E-cigarettes are definitely the latest innovation in nicotine delivery products to fly the harm-reduction flag. They follow the massive failures of cigarette filters. Over many years, filters falsely convinced millions of smokers that they were reducing their exposure to harm and so could keep smoking.
We also had the lights and milds fiasco – which saw 80% of Australian smokers select those misleadingly labelled brands, that the ACCC outlawed from 2005 as being a consumer fraud.
Along the way we saw reduced carcinogen brands and also asbestos filtered cigarettes.
There is massive publicity about harm reduction from filters and low tar, and massive consumer uptake, but not a blip in the incidence of tobacco caused disease in those that still smoked.
Thanks to harm-reduction arguments, countless smokers continued smoking who might otherwise have quit. The tobacco industry drove these arguments and was supported by many in public areas health who innocently thought they were no-brainers. Nigel Gray, a giant of global tobacco control, later admitted that the decades-long, well-intentioned low-tar harm-reduction policy was a disaster.
Meanwhile, we continued using the core policies of attempting to stop uptake, encourage quit attempts and denormalise smoking via smoke-free policies to guard non-smokers. Together, these objectives have delivered Australia the lowest smoking prevalence on the planet.
For 35 years because the early 1980s, we have seen continually falling incidence rates of tobacco-caused disease. Female cancer of the lung seems prone to never reach even half the peak we saw in males. Awkwardly for a few, Australia has become a world leader in lessening smoking without the mass cessation clinic network or major embrace of electronic cigarette consumer reviews.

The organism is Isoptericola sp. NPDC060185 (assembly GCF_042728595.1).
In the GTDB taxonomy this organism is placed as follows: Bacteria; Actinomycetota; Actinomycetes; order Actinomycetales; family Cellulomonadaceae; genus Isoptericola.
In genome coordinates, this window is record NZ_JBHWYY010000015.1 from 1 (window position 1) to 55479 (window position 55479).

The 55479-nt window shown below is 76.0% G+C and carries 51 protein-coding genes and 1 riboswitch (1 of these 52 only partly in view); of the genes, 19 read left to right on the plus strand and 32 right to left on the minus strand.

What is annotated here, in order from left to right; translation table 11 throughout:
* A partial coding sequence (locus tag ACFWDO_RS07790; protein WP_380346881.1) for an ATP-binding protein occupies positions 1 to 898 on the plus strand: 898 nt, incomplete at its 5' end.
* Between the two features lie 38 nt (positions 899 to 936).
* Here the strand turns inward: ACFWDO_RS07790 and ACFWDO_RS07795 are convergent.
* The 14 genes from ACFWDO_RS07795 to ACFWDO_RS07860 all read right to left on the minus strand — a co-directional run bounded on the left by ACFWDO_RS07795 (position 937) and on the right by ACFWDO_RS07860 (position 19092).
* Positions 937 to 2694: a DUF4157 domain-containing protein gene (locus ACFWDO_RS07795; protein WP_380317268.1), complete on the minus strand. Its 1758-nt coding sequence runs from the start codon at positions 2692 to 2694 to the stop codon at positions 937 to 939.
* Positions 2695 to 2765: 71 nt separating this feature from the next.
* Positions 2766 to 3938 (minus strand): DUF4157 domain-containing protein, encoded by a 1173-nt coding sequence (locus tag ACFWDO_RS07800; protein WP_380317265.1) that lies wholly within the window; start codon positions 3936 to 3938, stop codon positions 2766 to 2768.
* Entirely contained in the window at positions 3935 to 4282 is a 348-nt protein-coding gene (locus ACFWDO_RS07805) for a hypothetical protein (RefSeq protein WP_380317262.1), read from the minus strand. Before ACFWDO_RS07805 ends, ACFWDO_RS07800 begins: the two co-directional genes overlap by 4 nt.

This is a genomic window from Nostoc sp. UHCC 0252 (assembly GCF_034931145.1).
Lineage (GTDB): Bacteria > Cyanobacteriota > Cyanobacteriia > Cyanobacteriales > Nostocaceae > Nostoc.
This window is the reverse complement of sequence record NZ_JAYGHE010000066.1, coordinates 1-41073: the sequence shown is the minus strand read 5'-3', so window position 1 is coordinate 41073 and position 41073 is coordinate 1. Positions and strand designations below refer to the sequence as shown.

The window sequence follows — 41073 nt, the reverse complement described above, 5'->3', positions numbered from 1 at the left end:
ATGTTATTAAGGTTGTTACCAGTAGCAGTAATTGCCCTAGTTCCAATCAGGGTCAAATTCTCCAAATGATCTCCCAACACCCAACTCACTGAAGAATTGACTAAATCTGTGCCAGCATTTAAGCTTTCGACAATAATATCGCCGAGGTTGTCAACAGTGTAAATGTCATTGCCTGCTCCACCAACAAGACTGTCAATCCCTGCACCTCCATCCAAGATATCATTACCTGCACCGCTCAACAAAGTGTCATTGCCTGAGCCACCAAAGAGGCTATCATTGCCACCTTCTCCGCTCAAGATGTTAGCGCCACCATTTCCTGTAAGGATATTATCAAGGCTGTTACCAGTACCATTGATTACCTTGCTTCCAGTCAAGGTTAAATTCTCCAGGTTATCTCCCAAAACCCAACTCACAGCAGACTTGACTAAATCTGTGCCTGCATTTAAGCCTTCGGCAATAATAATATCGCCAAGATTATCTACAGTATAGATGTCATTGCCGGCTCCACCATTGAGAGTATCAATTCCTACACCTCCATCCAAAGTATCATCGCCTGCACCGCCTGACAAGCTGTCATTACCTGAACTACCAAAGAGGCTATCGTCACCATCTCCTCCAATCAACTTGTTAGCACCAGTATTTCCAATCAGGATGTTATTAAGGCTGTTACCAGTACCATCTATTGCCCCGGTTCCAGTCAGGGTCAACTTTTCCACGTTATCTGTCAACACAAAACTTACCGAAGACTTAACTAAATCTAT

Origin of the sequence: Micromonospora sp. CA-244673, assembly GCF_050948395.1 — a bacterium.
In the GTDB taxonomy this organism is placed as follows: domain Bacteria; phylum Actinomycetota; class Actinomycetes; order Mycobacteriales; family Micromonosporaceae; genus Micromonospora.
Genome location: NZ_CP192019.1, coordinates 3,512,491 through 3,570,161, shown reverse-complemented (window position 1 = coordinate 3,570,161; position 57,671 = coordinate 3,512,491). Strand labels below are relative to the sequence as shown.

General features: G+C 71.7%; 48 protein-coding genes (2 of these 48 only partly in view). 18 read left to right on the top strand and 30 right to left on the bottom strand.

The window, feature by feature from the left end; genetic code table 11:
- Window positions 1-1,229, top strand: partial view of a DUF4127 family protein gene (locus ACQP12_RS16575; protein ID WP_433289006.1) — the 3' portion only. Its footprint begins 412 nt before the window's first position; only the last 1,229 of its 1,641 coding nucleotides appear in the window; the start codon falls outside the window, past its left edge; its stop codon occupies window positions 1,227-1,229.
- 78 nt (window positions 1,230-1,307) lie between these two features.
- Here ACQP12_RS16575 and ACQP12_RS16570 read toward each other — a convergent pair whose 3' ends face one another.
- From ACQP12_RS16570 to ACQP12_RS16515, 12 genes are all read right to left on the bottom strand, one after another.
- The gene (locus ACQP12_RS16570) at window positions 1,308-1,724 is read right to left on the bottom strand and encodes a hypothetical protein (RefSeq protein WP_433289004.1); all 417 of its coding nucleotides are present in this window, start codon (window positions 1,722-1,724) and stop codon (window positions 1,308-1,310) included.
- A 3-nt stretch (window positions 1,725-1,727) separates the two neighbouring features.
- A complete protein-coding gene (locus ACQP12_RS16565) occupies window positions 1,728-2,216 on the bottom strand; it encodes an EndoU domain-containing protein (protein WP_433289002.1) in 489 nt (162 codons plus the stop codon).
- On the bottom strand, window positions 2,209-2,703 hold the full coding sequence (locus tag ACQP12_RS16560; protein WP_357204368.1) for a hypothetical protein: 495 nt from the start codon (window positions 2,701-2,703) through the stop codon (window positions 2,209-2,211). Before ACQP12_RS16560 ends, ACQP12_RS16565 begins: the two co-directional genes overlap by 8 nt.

Today, demands are now being created to rush in soft-touch regulation to allow e-cigarettes to be manufactured, flavoured, promoted and used virtually without restriction.
This is all being done on the shoulders of an argument that insists that after half a century of tobacco control, there remain many smokers who can’t or don’t want to give up their nicotine dependence, and this within a few years, sufficient evidence has accumulated to demonstrate that e-cigarettes are generally benign and perfect for cessation.
Nevertheless the “can’t quit” argument has received remarkably little critical interrogation. We realize that numerous an incredible number of often heavily dependent smokers have quit considering that the early 1960s, most with no assistance whatsoever.
We know that today’s smokers smoke fewer cigarettes each day than at any time previously, exactly the complete opposite of what the hardening hypothesis would predict.
The needs in the “we don’t wish to quit/we love nicotine” vaping activists for unregulated access to e-cigarettes and also to use them without restrictions should be balanced from the hazards of what these demands might mean izzert population-wide progress toward the goal of keeping smoking heading south.
Comprehensive tobacco control is not just concerning the preferences of vapers. It is above all about continuing to starve the tobacco industry of new recruits and make certain that smoking is produced history.
When we consider e-cigarettes being a transformative genie in a bottle, we have to think very carefully before letting it out, because putting genies way back in their bottles is much more difficult than impulsively allowing them to out. If they prove to be benevolent, all’s good. But if they bring false hopes whilst keeping many people smoking, we may be looking at the early days of a third major false god of tobacco harm reduction.